I = - \sum_{i}^{d} p_{i} \log p_{i} = - \sum_{i}^{d} (1/d) \log (1/d)

$$

$$

I = \log d \sum_{i}^{d} (1/d) = \log d

$$

Imagine flipping a coin five times. After the first flip, you get heads (H, versus tails T) and you learn that the sequence is H????. After the second, you get heads and you learn that the sequence is HH???. After the second flip, you've eliminated all of the sequences that started with TT, so you eliminated 8 possible sequences (you gained information).

Now the real world probably doesn't have equal probability of all states, so the "ID number" argument is an approximation. However, it's one that seems to work pretty well for macroeconomics because the system is really large (that's why the assumption of maximum entropy, the principle of indifference or the ergodic hypothesis work for statistical mechanics ... I believe it is the information theory formulation of the efficient markets hypothesis).

I stopped reading at the second sentence, as soon as it became clear the guy thought there was the same amount of information in one apple out of one being sold at the end of the story and one apple out of a million being sold at the beginning.

ReplyDeleteWhy would a guy post something that's obviously senseless?

-dlj.

Is this directed at me (the author)? Because that is not what the math above says. One out of one apple conveys no information (log 1 = 0) and one out of a million conveys 6 log 10 ~ 20 bits.

DeleteYou lost me at inequality (2). What is "n_s" supposed to represent? Up to that point, it seemed that n_d was the amount acutally sold into a market of size d. But if s is, as you say, the sellers estimate of market size, then its corresponding amount sold will not be an acutally realized, observable quantity.

ReplyDeleteIf I take it that the realized sales should be on both sides of (2), so that the two n_ are the same, then the inequality holds if and only if the seller has underestimated the size of the market. That's about half the time, but you seem to be treating this as true in general.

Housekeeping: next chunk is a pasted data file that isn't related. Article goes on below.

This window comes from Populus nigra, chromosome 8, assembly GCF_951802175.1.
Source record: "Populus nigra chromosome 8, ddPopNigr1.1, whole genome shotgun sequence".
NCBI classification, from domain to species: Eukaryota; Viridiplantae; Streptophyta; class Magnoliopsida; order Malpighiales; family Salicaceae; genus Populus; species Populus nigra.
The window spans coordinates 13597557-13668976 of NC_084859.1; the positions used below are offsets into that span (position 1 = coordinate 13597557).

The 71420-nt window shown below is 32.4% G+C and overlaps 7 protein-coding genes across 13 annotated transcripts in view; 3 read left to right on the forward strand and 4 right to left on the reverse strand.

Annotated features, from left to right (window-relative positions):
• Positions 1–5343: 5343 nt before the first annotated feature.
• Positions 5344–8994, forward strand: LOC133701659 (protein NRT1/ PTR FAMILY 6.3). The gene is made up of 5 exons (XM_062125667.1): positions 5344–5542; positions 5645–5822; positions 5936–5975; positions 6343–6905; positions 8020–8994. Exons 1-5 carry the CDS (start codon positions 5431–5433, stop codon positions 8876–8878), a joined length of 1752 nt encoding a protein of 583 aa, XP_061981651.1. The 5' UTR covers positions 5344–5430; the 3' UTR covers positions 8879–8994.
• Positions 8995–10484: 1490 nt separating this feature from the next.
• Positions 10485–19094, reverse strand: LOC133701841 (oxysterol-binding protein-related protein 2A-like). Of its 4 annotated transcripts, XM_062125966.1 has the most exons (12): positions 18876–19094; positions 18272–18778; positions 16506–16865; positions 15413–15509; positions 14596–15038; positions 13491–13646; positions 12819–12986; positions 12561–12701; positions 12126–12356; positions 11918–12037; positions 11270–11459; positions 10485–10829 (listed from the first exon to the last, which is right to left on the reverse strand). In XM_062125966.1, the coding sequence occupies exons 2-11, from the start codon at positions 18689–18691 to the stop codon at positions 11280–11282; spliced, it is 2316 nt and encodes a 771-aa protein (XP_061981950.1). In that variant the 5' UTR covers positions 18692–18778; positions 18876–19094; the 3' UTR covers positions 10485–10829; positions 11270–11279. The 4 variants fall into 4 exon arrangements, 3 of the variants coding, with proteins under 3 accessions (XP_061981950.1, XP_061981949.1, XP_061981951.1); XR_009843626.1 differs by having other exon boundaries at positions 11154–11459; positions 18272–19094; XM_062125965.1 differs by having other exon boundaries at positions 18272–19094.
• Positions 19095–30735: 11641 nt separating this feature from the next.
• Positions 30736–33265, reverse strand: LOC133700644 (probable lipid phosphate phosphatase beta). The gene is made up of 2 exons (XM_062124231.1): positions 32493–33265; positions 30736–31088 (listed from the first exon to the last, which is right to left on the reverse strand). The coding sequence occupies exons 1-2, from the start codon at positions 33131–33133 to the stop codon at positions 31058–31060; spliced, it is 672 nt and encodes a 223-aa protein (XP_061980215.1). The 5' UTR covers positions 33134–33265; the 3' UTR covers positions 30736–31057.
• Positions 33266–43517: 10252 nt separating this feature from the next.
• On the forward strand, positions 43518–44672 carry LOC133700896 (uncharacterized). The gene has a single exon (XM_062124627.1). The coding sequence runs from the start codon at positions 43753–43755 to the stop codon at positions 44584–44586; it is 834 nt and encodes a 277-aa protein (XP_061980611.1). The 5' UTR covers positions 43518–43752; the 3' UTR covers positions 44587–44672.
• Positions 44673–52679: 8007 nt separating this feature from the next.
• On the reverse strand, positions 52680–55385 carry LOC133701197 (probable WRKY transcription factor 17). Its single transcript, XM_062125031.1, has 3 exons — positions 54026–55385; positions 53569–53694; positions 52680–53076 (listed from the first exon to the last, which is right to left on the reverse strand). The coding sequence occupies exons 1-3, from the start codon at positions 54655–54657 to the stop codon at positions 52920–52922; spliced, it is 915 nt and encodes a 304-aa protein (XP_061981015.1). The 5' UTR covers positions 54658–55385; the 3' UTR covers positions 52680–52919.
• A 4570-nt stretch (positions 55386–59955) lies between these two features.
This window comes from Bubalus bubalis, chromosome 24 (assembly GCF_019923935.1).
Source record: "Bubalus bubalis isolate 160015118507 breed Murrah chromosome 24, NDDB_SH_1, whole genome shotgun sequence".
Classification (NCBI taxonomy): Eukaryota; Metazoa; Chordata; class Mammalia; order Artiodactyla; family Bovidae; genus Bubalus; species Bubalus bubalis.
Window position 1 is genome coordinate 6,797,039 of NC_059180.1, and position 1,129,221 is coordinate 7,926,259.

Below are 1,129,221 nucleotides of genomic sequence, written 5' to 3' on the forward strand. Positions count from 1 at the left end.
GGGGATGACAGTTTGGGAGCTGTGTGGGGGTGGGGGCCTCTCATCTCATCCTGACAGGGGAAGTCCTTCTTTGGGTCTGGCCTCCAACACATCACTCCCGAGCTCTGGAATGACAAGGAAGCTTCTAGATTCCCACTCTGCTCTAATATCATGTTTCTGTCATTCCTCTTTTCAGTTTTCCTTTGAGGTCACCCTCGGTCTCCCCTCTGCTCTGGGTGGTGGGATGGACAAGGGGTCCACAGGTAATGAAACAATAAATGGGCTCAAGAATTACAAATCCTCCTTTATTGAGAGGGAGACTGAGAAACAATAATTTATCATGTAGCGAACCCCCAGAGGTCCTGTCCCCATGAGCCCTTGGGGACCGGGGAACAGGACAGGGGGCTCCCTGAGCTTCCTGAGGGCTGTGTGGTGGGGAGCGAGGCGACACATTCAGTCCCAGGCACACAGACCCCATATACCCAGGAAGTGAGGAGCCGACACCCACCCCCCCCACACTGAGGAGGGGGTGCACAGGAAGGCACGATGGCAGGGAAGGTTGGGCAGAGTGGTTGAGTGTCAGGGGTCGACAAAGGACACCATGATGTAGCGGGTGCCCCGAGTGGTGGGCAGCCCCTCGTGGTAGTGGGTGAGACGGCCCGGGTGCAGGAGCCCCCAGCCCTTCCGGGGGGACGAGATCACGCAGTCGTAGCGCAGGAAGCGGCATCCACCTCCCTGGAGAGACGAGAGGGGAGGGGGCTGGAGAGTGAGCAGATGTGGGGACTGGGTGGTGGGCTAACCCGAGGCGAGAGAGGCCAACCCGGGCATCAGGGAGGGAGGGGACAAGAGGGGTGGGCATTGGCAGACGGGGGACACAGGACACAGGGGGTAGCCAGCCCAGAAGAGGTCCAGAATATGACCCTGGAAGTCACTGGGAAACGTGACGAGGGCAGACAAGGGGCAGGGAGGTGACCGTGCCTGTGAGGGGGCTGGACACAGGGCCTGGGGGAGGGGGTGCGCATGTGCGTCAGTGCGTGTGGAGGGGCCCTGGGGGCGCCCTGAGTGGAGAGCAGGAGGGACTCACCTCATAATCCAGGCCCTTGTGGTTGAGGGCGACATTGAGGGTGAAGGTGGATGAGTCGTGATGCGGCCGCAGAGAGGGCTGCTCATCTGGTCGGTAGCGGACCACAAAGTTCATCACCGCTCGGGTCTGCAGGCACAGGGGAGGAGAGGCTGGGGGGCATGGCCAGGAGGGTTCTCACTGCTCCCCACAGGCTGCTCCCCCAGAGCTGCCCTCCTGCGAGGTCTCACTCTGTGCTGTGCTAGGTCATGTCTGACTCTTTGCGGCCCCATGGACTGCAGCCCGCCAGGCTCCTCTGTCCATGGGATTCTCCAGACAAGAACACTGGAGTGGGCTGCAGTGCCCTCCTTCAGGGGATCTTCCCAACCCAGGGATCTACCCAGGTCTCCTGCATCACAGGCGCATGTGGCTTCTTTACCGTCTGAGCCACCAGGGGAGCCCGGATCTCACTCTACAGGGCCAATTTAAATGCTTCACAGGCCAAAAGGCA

Sorry about the long delay in getting back to your comment (I remember I was travelling Jun 20th, so that's probably why I missed this).

Deleten_d is the number of demand units

n_s is the number of widgets

These are basically proportional to each other (via the information transfer index).

And yes, in information equilibrium, these are equal (up to the IT index). However, information equilibrium only holds in large systems (and then only in the case when the market is functioning). Sometimes

n_d > k n_s

Which is the case of non-ideal information transfer.

You can think of these variables in the same way you think of variables measuring an ideal gas. The ideal gas law says that

p V = n R T

However, that is only in thermodynamic equilibrium (ideal info transfer) and in the limit of a large number of molecules. Only then can we say p = 〈p〉and the fluctuations around the average (measured by the variance) are small. Economic systems (10^6 - 10^9) don't have as many degrees of freedom as thermodynamic systems (10^23), so you'll see larger deviations from ideal in the former.

Jason, I can see why Michael was confused. You present n_d as the number of apples sold: "...we've sold nd apples..."

DeleteThus, in the post, when you introduce n_s without further explanation, it's natural to assume that the number of apples sold = the number of apples purchased, and n_s seems like it must fit this bill.

Now it's clear enough (I think) that the number of potential apple buyers (d) is going to be different than the estimate of the size of this number of buyers (s) by the sellers (as you present it in the text), but it's not at all clear whether s will be less than or greater than d.

Perhaps if you explained exactly what n_s is when you introduced it the concept would be more clear.

It's be interesting to see you present this (live) to some skeptics, with limited math skills.

I'm wondering if it would make sense to introduce the concept of apple pies here, each requiring x apples per pie.

Also, the introduction of B and S might be confusing.

"If we take the smallest unit of bananas to be dB"

I think a lot of people might jump to dB = 1 banana at that point, making B = n_b. Same for S and n_s. I know you say they get "infinitesimal" later to define the exchange rate, which makes sense, but where does that leave B and S?

I read this post when you first made it, and I was confused by some of this, but I pressed on anyway. I know I can go to your draft paper and I can refer to Fielitz and Borchardt. I love that gas law analogy... it always helps me, but the way you presented it above would leave me scratching my head I think. First off, it's not clear that D is analogous to the right hand side, and that V is analogous to S, and that p is analogous to P.

Imagine we shrunk the degrees of freedom down from 10^23 in a gas system, to such a low number that it was clear that sometimes

Iq > Iu

I.e. "large deviations from the ideal" (Iq = Iu) What would that look like?